Researchers in Hong Kong claim to have developed the highest power efficiency non-doped white organic light emitting device (WOLED) made using a single white-emitting material. They believe that their high purity, color stable device, surpasses existing WOLEDs and is a more efficient and environmentally friendly alternative to inorganic LEDs.
"We believe our WOLED represents the highest power efficiency ever achieved by using small-molecule fluorescent materials," Shuit-Tong Lee, a professor at City University of Hong Kong, told optics.org. "WOLEDs offer a high luminous efficiency and low power consumption alternative to inorganic LEDs."
Although high brightness WOLEDs have been reported before, Lee believes that there are no practical applications due to lack of color stability. "Our device has a luminance of 10,000 cd/m2 with excellent color stability which remains unchanged over a range of luminance from 100 to 20,000 cd/m2, a high current efficiency of 9.4 cd/A and power efficiency of 9.0 lm/W," explained Lee. "They can be used in full-color displays with color filters and in backlighting for liquid crystal displays as well as in vehicle, advertisement and traffic lights."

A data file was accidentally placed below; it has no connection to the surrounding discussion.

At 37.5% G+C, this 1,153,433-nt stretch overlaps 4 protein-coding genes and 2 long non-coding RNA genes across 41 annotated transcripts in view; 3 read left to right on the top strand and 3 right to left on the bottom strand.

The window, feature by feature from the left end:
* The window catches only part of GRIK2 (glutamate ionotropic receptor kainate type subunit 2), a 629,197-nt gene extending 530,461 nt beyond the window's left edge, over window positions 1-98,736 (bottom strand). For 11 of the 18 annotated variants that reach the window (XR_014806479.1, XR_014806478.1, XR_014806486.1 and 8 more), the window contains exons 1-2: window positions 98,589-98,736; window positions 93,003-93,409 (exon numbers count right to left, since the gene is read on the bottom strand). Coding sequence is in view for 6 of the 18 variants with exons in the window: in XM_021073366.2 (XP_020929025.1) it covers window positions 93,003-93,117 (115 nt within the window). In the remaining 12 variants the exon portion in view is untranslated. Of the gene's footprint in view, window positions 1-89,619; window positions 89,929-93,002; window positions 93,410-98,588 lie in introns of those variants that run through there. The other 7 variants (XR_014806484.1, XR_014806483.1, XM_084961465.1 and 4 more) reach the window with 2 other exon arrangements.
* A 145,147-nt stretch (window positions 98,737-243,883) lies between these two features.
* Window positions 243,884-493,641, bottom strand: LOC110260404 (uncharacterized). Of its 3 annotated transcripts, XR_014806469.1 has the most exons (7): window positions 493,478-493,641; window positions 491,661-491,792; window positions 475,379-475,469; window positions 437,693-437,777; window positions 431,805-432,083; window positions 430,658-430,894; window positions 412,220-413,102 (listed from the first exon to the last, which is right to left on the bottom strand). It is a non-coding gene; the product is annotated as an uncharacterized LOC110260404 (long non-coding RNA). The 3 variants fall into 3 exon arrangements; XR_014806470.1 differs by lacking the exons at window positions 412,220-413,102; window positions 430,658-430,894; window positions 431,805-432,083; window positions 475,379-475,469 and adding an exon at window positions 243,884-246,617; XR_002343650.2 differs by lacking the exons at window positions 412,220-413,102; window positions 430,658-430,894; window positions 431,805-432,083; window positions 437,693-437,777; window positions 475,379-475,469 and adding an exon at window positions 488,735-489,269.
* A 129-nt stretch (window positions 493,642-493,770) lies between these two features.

WOLEDs are usually based on multiple emission materials which require complicated doping processes to produce high purity white light. This can waste costly organic material and the devices also suffer from color dependence on driving voltage and color sensitivity on emitting layer thickness.
"High efficiency WOLEDs have never been reported because of the low quantum yield of the white-emitting materials," commented Lee. "Using a single white-emitting material overcomes these problems."
Lee's device uses both intrinsic and exciplex emission to produce white light. Intrinsic emission occurs when molecules are excited. This increase in energy leads to light emission. An exciplex is formed when a molecule in an excited state couples with a molecule in the ground state. The intrinsic and exciplex emission occur at two different wavelengths and combine to produce white light.
"The excited part of the molecule emits at 472 nm which is blue emission. The exciplex is lower in energy so emits at a longer wavelength of 572 nm which is yellow emission," explained Lee. "The combination of blue and yellow emission results in a white-emitting device."
The team ultimately hopes to achieve a power efficiency of 100 lm/W by incorporating nanomaterials within the organic materials. "The key problems we need to solve are the lifetime of the device, color temperatures of the white light, color stability and output intensity," concluded Lee.